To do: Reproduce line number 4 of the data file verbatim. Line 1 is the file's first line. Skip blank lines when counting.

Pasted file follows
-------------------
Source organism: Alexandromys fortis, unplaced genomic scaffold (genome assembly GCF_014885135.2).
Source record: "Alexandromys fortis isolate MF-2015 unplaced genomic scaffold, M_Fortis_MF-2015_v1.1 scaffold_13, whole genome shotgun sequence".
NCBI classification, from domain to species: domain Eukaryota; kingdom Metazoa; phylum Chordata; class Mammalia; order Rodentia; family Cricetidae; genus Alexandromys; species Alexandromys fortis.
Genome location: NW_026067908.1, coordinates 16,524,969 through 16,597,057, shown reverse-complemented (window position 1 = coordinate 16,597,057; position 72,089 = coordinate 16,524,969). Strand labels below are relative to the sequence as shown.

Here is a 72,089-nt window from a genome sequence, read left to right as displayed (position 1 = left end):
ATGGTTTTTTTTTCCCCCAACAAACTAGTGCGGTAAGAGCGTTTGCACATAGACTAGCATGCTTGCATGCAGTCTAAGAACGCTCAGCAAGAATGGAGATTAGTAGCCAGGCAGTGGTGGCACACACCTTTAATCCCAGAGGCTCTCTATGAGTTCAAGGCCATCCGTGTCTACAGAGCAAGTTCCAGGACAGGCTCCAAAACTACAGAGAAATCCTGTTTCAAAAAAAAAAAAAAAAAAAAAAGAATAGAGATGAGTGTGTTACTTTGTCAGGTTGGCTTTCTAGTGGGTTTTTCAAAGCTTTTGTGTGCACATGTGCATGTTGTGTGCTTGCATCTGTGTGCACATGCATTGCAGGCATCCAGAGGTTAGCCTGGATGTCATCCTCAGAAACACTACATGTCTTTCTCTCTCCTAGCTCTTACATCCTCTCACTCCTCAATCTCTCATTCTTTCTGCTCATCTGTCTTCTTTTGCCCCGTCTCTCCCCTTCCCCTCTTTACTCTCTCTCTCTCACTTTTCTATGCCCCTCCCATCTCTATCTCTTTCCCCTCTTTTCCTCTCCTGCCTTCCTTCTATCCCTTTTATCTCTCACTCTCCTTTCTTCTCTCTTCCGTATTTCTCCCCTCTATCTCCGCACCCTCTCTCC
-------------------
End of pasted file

Genome location: NW_026067908.1, coordinates 16,524,969 through 16,597,057, shown reverse-complemented (window position 1 = coordinate 16,597,057; position 72,089 = coordinate 16,524,969). Strand labels below are relative to the sequence as shown.